Using Grandma: Taking Unfair Advantage of Illness in the Elderly

Last week, I wrote about a patient who passed away peacefully after his family made the decision to disconnect his life support.

This week, I’m sharing the story of less fortunate patient. A 77 year-old woman had a major heart attack about 10 months ago. She was fairly sick before this due to diabetes, and the damage from her heart attack was so severe that she began to have failure of her other organs one by one. At first, she could not get off the ventilator, and then she required dialysis because her kidneys wouldn’t work anymore. She needed several surgeries to insert catheters for dialysis as well as a permanent breathing tube and feeding tube.

I was called to see her because of a pressure sore she got from lying in bed so long. She was so weak and sick that her skin and muscles were literally rotting.

Unfortunately, she required several painful surgeries to remove the dead tissue, and despite the medical team’s best efforts, she was so ill that she had no signs of healing despite months of intense treatment. Throughout all of this, she was awake enough to know what was going on and complain of pain, but not awake enough to convey her wishes to us about how aggressive she wanted her care to be.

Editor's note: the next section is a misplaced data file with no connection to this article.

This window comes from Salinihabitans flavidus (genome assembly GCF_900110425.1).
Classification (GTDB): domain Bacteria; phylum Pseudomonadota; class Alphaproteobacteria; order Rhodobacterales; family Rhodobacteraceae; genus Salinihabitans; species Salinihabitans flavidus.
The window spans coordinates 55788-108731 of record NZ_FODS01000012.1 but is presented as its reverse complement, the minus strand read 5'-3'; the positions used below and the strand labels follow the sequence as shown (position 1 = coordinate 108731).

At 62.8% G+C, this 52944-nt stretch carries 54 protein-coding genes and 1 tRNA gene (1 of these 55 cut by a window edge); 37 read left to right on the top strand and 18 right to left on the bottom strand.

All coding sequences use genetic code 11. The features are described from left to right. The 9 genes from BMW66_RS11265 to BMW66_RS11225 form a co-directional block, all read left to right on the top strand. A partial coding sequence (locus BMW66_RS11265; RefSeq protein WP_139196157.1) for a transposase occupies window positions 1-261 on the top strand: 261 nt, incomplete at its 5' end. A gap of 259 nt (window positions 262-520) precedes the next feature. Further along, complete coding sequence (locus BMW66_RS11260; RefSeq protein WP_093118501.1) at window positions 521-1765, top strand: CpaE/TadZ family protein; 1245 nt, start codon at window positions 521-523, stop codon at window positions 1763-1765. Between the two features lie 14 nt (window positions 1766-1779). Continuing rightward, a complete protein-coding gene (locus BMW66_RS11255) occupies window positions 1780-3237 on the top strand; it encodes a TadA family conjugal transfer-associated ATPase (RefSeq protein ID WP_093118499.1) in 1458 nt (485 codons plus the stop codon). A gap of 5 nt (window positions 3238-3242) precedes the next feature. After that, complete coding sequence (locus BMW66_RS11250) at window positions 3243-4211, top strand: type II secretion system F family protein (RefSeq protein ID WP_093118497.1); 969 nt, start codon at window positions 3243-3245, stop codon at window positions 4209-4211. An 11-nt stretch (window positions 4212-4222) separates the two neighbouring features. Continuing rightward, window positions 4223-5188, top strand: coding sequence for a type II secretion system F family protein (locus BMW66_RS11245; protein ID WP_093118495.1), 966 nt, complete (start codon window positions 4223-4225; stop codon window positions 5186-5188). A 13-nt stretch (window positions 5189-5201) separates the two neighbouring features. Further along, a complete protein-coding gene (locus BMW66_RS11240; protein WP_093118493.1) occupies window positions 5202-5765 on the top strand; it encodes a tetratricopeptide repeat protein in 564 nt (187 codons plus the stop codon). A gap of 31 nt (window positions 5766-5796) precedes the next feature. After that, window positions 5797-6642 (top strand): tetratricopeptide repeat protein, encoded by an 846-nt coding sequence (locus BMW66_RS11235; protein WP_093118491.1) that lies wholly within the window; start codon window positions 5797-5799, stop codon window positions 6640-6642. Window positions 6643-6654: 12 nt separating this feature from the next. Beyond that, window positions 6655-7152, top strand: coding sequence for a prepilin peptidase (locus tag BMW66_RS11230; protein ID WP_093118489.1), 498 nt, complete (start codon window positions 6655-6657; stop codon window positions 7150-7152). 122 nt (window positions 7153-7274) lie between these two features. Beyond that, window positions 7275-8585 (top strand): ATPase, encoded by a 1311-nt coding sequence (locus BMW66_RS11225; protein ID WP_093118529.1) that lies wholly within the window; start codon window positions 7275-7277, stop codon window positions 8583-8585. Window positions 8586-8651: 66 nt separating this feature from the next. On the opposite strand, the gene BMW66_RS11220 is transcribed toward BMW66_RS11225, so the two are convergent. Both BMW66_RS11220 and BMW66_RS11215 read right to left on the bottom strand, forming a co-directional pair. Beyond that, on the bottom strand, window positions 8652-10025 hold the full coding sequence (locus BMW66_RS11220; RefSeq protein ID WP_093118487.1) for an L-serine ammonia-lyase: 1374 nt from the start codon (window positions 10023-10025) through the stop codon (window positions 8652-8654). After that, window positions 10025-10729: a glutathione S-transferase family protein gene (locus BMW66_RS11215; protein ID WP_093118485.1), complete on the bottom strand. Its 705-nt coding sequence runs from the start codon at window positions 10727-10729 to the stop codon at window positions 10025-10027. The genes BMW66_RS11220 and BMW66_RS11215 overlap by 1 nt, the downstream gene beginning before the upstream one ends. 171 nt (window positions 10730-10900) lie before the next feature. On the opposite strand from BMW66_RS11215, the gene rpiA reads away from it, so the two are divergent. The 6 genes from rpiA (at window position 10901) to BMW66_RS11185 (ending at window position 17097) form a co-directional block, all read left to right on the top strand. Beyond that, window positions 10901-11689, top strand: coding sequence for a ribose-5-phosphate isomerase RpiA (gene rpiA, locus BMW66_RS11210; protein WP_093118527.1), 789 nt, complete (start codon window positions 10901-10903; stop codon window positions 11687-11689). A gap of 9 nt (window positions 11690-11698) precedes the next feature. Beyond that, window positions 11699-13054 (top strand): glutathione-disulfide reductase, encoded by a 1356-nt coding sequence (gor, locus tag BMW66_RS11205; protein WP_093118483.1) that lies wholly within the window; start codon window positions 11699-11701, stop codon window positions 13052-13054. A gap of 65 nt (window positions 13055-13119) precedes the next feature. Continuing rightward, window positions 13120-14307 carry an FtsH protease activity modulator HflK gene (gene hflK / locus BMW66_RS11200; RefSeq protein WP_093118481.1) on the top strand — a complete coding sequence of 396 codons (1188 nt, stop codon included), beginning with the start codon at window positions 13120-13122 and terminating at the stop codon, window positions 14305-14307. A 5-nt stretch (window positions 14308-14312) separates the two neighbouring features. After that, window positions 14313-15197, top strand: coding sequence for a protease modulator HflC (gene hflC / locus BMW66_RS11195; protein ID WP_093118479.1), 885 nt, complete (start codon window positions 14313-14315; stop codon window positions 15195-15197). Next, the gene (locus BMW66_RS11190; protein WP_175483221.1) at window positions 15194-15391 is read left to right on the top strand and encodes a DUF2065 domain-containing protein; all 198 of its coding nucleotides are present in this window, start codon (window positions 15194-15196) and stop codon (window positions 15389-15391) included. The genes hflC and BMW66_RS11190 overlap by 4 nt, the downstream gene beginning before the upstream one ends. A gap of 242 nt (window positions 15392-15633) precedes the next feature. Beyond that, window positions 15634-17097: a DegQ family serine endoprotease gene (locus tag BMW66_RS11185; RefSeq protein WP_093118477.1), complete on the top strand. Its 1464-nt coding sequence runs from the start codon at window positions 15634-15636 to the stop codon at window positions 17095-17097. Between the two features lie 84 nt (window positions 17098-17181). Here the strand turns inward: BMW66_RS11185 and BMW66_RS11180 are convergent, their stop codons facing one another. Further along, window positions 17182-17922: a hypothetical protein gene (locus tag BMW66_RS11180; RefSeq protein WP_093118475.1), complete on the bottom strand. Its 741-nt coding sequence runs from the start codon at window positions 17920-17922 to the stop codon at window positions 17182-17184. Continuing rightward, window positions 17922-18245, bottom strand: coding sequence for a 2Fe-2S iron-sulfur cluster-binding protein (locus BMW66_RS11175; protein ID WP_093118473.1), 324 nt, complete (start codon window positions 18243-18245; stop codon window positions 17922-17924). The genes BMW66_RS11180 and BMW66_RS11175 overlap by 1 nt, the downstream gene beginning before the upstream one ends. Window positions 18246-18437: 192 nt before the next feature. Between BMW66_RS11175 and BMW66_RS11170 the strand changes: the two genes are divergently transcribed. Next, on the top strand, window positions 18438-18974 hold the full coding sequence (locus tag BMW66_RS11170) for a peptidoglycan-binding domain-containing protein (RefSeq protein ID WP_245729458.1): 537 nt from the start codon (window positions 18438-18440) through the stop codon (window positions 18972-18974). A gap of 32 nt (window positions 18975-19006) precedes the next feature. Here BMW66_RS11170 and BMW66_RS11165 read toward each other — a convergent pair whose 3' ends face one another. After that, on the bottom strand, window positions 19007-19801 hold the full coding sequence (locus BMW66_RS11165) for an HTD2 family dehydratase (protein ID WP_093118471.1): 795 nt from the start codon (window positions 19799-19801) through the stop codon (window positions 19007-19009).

The medical team spoke with her family several times about how much she was suffering and how little chance she had of recovering. Despite our conversations, they insisted that everything be done.

Meanwhile, I can count on one hand the number of visits the family paid to her while she was ill. Last week, she passed away, and the family was very angry. I assumed it was because they were upset with the loss, but I later found out it was because they could no longer collect her social security check.

I have seen this situation happen so many times, and it makes me feel helpless to think about poor elderly patients who are living our their final months in pain, suffering through futile treatments so their families can collect money. As a society, we need to open a discussion about how to handle end of life care decisions since patients’ families are not always the best suited to make those decisions.